On Monday, May 9, workers will begin a meticulous restoration of Samara, the Frank Lloyd Wright-designed home in West Lafayette that Indiana Landmarks co-stewards with the John E. Christian Family Memorial Trust.
The $1.6 million project is funded by a $500,000 Save America’s Treasures grant from the National Park Service, the John E. Christian Family Memorial Trust, Inc., and private donations.
Indiana Landmarks led a years-long effort to get the building designated a National Historic Landmark, which made it eligible for federal grants like this one.
“We are excited to celebrate Samara’s national significance through this comprehensive project,” said Marsh Davis, president of Indiana Landmarks. “As might be expected with any 66-year-old home, Samara is ready for some structural restoration.”
Dr. John and Catherine Christian commissioned Wright to design the house, working with him over a period of five years (1951-1956) to develop the design and construction details. As the sole owners, the Christians consistently adhered to Wright’s prescribed concepts and ideas. The house represents a rare example of the relationship between owner and client that Wright espoused, but rarely achieved, in which the client was a dedicated partner with the architect in realizing and maintaining the full expression of the famous architect’s plans. Those ideas included specific furniture, china, bed linens, and even the toilet paper holder.
Wright called the house Samara after the winged seeds produced by the site’s evergreens. He repeated an abstract version of the winged seed design motif in the interior and exterior of the house.
Chicago-based Harboe Architects prepared a detailed plan to address structural issues created by soil erosion and tree roots, and to restore the home’s exterior Philippine mahogany woodwork to its original appearance. Repairs to the aging heating and air-conditioning systems will ensure proper environmental controls to protect the home’s extensive collection of Wright-designed furnishings. Brandt Construction, Inc., of Indianapolis is serving as the project’s general contractor.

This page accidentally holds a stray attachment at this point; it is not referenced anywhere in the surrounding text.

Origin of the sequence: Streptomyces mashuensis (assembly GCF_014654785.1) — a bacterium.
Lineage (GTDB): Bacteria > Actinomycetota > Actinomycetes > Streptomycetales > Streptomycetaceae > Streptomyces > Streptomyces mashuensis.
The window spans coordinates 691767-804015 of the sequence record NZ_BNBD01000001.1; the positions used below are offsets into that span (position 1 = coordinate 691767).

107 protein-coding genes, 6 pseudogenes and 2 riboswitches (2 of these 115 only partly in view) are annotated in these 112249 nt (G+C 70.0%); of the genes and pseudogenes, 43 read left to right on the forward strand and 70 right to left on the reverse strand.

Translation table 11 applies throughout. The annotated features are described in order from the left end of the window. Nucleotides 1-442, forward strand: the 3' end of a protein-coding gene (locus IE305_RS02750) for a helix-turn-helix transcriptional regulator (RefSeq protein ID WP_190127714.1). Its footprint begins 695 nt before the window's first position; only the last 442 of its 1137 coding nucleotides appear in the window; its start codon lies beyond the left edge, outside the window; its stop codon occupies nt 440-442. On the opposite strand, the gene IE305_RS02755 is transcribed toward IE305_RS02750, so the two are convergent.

The house will be closed to public tours during the restoration, which is scheduled to last through the end of 2022. To follow the work or contribute to the project, visit Samara-house.org.
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About Save America’s Treasures
The National Park Service (NPS), in partnership with the Institute of Museum and Library Services (IMLS), the National Endowment for the Arts (NEA), and the National Endowment for the Humanities (NEH), awards Save America’s Treasures matching grants to support the preservation of nationally significant historic properties and collections. Congress appropriates funding for Save America’s Treasures from the Historic Preservation Fund which uses revenue from federal oil leases to provide a broad range of preservation assistance without expending tax dollars. The program requires applicants to leverage project funds from other sources to match the grant money dollar for dollar.
About Indiana Landmarks
Indiana Landmarks revitalizes communities, reconnects us to our heritage, and saves meaningful places. With nine offices located throughout the state, Indiana Landmarks helps people rescue endangered landmarks and restore historic neighborhoods and downtowns. People who join Indiana Landmarks receive its bimonthly magazine, Indiana Preservation. For more information on the not-for-profit organization, call 317-639-4534, 800-450-4534, or visit www.indianalandmarks.org.
The John E. and Catherine Christian House, commonly known as Samara, is a National Historic Landmark located in West Lafayette, Indiana. The house represents one of the most complete works by architect Frank Lloyd Wright. Public tours showcase the master architect’s design philosophy and innovations. Tours are usually available by reservation only, but the house is currently closed for restoration.
Suzanne Stanis, 800-450-4534, 317-605-9962 (cell), email@example.com
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